If you’re reading this blog, chances are you are a writer. Chances are you feel there is a book inside you. And chances are that book would be a novel. I can’t say I grew up writing stories like so many authors do, but I did grow up reading voraciously, like so many writers do.
I did have a growing feeling from high school on that I wanted to write a novel. Over the years all I did was dream about it, and in my dreams my novel was romantic suspense. I had a vivid imagination for things that could happen. I always thought I’d put those things in a book.
But something happened on my way to writing my romantic suspense. I took my mother to visit a lighthouse named after our ancestor and I became intrigued not only with the history, but with the hopes, dreams and motivations of my ninth great-grandparents. I studied what was known about Barnabas Horton and wondered about Mary Horton, about whom little was known.
A story began to jumble around in my thoughts. It became my passion to tell her story. I was fortunate to work for a literary agent and she gave me the best advice I could ever have. And I’d like to pass that on to you.
1. She told me read at least twenty novels in the genre I wanted to write in. How would I know what historical romance was, if I’d never read historical romance? This one was easy for me as an avid reader. But she told me I needed to read the books with an eye to why I loved the story, or why I didn’t. What in it worked for me, or why did something make me want to close the book.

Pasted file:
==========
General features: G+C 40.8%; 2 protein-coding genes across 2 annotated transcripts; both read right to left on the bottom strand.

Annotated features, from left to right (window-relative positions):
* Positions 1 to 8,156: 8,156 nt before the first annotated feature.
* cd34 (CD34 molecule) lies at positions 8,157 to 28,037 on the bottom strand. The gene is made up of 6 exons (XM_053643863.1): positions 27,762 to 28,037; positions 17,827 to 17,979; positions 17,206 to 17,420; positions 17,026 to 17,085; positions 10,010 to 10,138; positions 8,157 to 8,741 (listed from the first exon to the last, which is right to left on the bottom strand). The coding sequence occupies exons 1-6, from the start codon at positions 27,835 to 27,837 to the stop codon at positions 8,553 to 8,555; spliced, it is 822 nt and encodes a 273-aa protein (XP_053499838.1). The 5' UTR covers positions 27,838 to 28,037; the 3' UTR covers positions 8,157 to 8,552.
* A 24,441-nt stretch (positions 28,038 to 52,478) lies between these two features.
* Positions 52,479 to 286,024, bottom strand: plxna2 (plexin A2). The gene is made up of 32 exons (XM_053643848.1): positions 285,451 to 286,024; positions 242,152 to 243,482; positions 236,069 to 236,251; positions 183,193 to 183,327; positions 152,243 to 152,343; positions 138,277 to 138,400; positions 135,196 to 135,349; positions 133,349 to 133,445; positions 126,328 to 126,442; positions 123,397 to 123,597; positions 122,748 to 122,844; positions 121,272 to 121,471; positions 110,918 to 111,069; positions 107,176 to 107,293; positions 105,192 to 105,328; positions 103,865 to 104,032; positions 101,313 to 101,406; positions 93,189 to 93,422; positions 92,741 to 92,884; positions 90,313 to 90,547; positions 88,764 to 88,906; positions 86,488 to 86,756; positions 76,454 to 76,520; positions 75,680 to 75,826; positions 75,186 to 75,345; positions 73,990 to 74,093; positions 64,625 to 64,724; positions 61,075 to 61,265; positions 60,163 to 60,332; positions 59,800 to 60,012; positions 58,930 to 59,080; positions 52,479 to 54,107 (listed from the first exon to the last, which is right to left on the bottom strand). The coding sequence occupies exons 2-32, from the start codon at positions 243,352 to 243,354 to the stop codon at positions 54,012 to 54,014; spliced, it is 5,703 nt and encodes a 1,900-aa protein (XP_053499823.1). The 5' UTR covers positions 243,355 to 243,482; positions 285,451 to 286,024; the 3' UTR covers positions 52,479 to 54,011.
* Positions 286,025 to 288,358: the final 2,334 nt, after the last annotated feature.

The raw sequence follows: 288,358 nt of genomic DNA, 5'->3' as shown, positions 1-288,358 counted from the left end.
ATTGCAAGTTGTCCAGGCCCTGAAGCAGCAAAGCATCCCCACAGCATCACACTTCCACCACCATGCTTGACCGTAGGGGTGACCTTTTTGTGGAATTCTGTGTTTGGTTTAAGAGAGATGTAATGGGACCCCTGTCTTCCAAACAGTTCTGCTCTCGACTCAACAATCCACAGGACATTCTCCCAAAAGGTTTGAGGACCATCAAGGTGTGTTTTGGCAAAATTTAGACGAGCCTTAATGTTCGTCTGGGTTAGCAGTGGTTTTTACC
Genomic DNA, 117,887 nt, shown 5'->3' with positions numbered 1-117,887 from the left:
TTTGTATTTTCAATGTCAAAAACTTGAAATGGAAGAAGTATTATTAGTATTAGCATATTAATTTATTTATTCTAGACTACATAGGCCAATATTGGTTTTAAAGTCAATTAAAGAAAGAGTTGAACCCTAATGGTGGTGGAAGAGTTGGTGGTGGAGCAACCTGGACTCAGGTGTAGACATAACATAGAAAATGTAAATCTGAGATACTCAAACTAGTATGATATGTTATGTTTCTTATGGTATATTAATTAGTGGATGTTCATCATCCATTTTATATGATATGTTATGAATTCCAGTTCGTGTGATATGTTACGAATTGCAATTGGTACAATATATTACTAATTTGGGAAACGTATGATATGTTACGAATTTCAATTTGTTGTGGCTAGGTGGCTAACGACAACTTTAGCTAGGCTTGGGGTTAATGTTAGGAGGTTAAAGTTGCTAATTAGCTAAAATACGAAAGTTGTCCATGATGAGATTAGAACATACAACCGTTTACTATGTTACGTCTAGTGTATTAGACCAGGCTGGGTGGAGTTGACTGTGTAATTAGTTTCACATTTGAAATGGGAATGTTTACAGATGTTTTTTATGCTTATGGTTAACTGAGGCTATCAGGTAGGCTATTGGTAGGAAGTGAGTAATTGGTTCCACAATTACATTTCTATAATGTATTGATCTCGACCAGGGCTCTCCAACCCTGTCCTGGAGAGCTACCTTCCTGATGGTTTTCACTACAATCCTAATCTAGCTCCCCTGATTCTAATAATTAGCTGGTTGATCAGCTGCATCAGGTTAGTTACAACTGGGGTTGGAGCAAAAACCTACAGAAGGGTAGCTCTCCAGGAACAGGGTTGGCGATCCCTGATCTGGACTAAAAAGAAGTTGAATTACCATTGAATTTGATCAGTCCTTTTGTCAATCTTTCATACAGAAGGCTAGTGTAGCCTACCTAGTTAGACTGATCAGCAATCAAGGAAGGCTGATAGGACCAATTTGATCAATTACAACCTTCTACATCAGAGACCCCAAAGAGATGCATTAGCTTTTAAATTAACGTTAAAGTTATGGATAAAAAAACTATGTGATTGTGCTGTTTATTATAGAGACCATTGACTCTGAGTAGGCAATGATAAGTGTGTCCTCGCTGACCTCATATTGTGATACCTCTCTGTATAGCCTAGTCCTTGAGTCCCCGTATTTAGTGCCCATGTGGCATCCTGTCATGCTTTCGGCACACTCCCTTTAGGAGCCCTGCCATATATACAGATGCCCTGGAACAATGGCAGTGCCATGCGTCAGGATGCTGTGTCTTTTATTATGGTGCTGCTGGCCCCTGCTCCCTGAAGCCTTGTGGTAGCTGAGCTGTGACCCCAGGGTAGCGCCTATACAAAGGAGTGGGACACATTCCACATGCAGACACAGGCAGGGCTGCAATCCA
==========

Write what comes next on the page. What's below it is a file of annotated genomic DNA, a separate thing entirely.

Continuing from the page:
2. Join a writer’s group, either locally or online. For me, that was American Christian Fiction Writers (ACFW).
3. Study the craft. You must study to be a writer, much like a scientist, an artist, or an opera singer must study. Recommended are community college classes, online classes, and writer’s conferences that offer workshops. I was surprised to learn there were rules other than grammar and spelling for writing a novel. I was surprised, too, to learn that the rules about commas and apostrophes could actually change.
With those three things in mind, you need to find yourself a comfortable space and write. Write from your heart, write with your passion. Don’t go for trends or what you think is the next hot genre. Write what you love.
Rebecca DeMarino’s debut novel, A PLACE IN HIS HEART, book one of The Southold Chronicles, releases June 3 from Revell. It is a historical romance based on Mary and Barnabas Horton, her ninth great-grandparents, set in 1600s Southold, Long Island. She lives in the Pacific Northwest and, when not writing, she enjoys family and genealogy, travel, reading, running, baking, and gardening. Rebecca is represented by Greg Johnson of WordServe Literary Agency.
You can contact Rebecca online at these sites:
Contributor to: http://colonialquills.blogspot.com/